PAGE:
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Long-term recognition memory for faces assessed by visual paired comparison in 3- and 6-month-old infants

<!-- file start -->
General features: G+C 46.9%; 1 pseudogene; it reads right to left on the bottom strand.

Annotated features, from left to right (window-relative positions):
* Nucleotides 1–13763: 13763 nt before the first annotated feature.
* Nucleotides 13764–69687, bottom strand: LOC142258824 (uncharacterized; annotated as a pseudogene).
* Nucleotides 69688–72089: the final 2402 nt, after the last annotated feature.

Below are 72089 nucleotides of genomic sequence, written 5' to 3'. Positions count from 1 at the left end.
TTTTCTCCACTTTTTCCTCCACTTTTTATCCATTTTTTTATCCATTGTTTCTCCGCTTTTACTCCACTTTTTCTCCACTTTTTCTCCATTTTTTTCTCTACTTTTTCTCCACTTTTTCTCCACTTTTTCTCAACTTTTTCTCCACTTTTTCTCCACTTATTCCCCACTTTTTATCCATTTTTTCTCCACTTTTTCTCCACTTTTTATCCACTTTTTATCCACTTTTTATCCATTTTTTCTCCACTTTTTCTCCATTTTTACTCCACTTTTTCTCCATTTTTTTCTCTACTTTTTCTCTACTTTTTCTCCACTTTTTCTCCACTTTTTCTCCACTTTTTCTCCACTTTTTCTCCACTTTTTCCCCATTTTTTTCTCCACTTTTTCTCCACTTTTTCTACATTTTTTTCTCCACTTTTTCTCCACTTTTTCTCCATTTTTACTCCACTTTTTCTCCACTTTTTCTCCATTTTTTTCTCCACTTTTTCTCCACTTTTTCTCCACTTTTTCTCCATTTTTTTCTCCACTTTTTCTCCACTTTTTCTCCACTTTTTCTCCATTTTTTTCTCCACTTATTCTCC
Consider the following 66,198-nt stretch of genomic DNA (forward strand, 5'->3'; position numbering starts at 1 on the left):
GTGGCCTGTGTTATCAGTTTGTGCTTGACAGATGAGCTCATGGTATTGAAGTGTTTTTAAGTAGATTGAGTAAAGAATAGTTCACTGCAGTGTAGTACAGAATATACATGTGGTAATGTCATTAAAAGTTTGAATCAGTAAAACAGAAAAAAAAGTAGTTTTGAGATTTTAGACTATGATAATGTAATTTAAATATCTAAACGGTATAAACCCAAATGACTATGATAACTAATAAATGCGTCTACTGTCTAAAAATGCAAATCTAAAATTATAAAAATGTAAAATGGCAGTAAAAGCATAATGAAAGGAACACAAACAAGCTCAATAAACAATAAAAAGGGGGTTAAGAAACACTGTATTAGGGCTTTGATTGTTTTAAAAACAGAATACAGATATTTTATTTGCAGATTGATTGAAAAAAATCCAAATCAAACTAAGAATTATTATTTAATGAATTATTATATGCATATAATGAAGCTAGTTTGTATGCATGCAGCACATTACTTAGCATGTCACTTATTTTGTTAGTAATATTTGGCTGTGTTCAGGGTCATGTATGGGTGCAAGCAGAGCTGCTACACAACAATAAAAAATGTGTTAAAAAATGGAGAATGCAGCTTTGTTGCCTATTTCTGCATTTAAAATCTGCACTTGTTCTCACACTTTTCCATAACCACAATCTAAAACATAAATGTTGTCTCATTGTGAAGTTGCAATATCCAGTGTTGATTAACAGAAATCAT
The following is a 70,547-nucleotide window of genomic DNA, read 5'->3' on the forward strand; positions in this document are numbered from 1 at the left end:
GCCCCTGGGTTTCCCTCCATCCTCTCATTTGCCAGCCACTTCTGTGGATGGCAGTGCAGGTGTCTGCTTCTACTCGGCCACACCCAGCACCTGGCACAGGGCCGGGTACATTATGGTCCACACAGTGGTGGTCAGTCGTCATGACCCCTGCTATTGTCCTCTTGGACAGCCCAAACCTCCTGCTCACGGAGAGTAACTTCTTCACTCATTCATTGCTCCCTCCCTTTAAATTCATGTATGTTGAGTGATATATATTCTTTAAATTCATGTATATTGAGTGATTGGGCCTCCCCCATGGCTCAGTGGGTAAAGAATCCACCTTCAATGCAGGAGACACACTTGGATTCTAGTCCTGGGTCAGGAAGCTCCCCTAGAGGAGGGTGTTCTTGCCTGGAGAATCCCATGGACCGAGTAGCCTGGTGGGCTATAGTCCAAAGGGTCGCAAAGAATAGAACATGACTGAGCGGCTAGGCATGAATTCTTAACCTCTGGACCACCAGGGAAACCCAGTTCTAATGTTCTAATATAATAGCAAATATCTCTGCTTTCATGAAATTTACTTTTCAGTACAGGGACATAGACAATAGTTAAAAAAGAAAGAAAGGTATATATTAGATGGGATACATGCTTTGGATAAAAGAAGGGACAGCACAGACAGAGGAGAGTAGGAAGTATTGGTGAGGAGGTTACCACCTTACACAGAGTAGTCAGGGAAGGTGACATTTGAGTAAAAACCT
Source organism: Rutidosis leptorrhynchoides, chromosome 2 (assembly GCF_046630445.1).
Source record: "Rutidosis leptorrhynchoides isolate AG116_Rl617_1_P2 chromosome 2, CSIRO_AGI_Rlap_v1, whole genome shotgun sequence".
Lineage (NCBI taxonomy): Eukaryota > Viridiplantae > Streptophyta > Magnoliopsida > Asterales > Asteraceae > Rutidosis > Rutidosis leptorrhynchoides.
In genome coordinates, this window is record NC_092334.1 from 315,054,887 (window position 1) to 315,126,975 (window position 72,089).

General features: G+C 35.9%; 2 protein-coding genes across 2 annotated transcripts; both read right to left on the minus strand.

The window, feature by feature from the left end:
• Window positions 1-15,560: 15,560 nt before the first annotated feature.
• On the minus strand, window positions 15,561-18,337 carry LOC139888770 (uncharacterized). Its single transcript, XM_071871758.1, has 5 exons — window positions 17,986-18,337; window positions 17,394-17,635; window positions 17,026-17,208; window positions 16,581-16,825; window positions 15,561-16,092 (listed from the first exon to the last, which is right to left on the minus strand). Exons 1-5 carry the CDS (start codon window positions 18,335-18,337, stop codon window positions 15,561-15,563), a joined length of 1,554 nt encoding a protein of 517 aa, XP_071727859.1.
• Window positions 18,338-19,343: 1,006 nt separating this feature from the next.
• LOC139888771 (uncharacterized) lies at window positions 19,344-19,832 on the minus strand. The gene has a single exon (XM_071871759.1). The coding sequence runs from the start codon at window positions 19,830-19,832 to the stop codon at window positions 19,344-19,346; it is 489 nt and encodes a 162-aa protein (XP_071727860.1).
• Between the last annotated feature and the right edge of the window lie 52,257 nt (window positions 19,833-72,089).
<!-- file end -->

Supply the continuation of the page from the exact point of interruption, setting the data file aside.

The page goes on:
It has been argued that operant conditioning is the only type of long-term memory present in infants prior to 6 months of age. In this study, memory for faces was investigated in 3- and 6-month-old infants with a visual paired-comparison task. In Experiment 1, infants were habituated to a face presented in different poses; recognition was assessed after a 2-min or a 24-hr retention interval. The 6-month-old infants and the male but not the female 3-month-old infants exhibited novelty preferences. A 2nd experiment showed that 3-month-old female infants were delayed relative to male infants in their face-processing ability rather than in their memory capacity. The results of Experiment 3 demonstrated in 3-month-olds an electrophysiological correlate of delayed recognition memory. These findings are discussed in the context of the neural systems thought to be involved in visual recognition memory (but not in procedural memory), namely the limbic system.



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